It’s automatic, wireless, and oh-so-convenient.
Even before smartphones and internet-connected devices, Bluetooth was helping users exchange files with other gadgets without cables, cords, and other intermediaries. It’s still as effective today when modern technology has rendered radio waves obsolete.
Bluetooth allows people to make hands-free phone calls while driving. It also keeps their office desk tidy and cable-free by pairing their computer with the keyboard, mouse, and printer. While jogging, people use it to listen to music on their headphones and track their miles with a smartwatch.
But how secure the Bluetooth connection really is?
In the age of limitless connectivity, flexible boundaries have become a big security issue. You can use a VPN to encrypt your data and protect your smartphone, computer, and other internet-connected devices, but there’s no similar solution for Bluetooth.
Here’s what risks people face when they leave Bluetooth turned on, and how to avoid them.
Common Threats to Your Bluetooth Device
When you turn on Bluetooth to pair your gadgets or connect your device with somebody else’s, you get a list of available Bluetooth users that are nearby.. This is because Bluetooth works like an antenna – it picks up all radio signals in a certain radius.
But if you can see other Bluetooth-enabled devices around you, then so are your neighbors. Typically, you wouldn’t use this solution to connect to an unfamiliar device owned by a person you don’t know. The problem is, some shady people would.
The main disadvantage of Bluetooth is that it can be easily intercepted.
Criminals can use this weakness to steal the information you share via Bluetooth or to send you the information you didn’t ask for. Best case scenario, you might receive a file you don’t need and want. Worst case scenario, your device might get accessed and infected.
Here’s a list of attacks people might fall victim to:
Bluejacking is not so dangerous as it is annoying.
This type of attack entails unsolicited text messages, mostly advertisements that people usually don’t want to see. With Bluejacking, leaving your Bluetooth on exposes you to aggressive (and very ineffective) marketing tactics, but it doesn’t pose a threat to the device itself.
Unlike bluejacking, bluesnarfing is an actual threat to your security.
Using this method, criminals can break into people’s devices and gain unauthorized access to their data. They can see the text messages, steal contacts, and most alarmingly, get their hands on people’s passwords. Successful bluesnarfing results data and identity theft.
Bluebugging and bluesnarfing usually go hand in hand.
When criminals gain access to a person’s’ contacts, they can use them to send text messages and place calls from the phone without the user being aware of it. That way, they can spread bugs and viruses to a lot of people at once and break into hundreds of other devices.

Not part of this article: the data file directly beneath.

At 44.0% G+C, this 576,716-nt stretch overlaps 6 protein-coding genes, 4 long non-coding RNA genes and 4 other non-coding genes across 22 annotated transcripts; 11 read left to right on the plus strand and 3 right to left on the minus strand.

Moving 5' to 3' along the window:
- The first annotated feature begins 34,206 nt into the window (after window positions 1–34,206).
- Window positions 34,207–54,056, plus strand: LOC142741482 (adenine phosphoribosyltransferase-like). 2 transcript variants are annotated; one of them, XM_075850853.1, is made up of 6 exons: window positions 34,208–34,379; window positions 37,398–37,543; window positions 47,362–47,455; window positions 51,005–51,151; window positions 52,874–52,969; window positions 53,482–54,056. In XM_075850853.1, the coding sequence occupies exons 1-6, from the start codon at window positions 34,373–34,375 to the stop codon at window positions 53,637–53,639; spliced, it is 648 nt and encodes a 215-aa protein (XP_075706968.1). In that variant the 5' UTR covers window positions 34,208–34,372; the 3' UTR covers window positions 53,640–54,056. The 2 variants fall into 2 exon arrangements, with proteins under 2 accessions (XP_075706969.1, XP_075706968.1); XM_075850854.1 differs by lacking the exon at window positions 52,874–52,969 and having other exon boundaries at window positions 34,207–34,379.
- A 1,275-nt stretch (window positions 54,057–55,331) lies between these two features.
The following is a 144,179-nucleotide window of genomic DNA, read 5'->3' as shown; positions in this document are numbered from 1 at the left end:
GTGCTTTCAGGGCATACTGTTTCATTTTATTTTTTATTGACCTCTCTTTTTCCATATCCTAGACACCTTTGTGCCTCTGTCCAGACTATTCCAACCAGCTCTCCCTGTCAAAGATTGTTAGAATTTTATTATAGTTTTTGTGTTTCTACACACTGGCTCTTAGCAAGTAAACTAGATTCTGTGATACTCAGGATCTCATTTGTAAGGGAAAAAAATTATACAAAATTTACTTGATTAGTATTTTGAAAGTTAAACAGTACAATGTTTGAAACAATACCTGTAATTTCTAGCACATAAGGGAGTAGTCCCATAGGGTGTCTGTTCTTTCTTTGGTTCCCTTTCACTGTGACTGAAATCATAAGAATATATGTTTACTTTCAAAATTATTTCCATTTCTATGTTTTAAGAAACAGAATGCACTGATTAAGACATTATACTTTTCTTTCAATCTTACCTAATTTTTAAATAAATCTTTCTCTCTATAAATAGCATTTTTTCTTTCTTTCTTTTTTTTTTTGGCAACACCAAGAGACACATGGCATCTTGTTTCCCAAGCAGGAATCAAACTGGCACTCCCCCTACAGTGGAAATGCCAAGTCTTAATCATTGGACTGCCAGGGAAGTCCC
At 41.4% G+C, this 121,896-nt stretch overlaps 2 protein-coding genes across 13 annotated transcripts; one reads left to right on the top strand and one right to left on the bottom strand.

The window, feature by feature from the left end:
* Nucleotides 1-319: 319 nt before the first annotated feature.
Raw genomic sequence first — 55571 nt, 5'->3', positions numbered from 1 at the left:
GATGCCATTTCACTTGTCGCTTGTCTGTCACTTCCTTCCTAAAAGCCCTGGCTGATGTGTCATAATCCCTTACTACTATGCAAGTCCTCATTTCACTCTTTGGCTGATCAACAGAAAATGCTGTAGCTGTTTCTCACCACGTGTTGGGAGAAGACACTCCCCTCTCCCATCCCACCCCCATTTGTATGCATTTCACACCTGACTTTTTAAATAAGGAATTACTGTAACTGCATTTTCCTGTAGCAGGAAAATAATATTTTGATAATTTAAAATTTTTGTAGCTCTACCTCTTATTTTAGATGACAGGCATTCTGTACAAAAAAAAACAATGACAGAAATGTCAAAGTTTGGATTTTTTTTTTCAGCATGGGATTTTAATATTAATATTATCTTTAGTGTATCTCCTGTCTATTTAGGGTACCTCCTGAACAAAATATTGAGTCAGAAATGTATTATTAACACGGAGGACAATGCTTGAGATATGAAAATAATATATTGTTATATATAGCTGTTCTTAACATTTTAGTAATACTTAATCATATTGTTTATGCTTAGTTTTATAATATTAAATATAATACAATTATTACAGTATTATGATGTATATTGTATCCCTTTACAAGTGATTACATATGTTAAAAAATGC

But still, BlueBorne beats them all.
Unlike bluejacking, bluesnarfing, and bluebugging, which are usually restricted to phones, BlueBorne can take advantage of any Bluetooth device. If the detected device has any vulnerabilities, criminals can find their way in and wreak chaos.
More precisely, they can take control of the device, infect it with malware, or steal data. But it’s even more unnerving that BlueBorn can affect all vulnerable Bluetooth devices within an area without anyone ever noticing that something’s wrong.
How Can You Protect Your Bluetooth Device?
Not using Bluetooth at all would be an obvious solution, but this technology has too many benefits that are worth the risk. And since you can’t eliminate the risk altogether, the following security measures are the next best thing:
- Turn Bluetooth Off When You’re Not Using It
It’s pretty logical – whenever you’re not using Bluetooth, make sure that it’s turned off. Switch to a USB keyboard and mouse, since their Bluetooth variants must be turned on for hours while you’re working and can endanger your entire business team.
- Keep Your Bluetooth Up-To-Date
If you like your Bluetooth functionalities too much to keep them turned off, then you should at least use the latest versions of this technology. Just like with your computer, smartphone, and other devices, keep it updated at all times.
- Set Up Trusted Devices
Have a list of trusted devices on your Bluetooth-enabled computer, phone, and other gadgets. That way, you’ll have the option to accept or decline all unfamiliar devices that request to send you information using this connection.
- Make Your Bluetooth Non-Discoverable
Some Bluetooth-enabled devices come with a non-discoverable mode. If your favorite gadgets offer this option too, by all means, use it. This mode isn’t always effective against Bluetooth scanners and sniffers, but it does add some layer of security.
Until tech scientists come up with a better defense solution for our Bluetooth-enabled device, this is more or less everything we can do to keep it protected DIY-style. The good news is, they are working on it. Sooner or later, we’ll be able to enjoy its benefits in peace.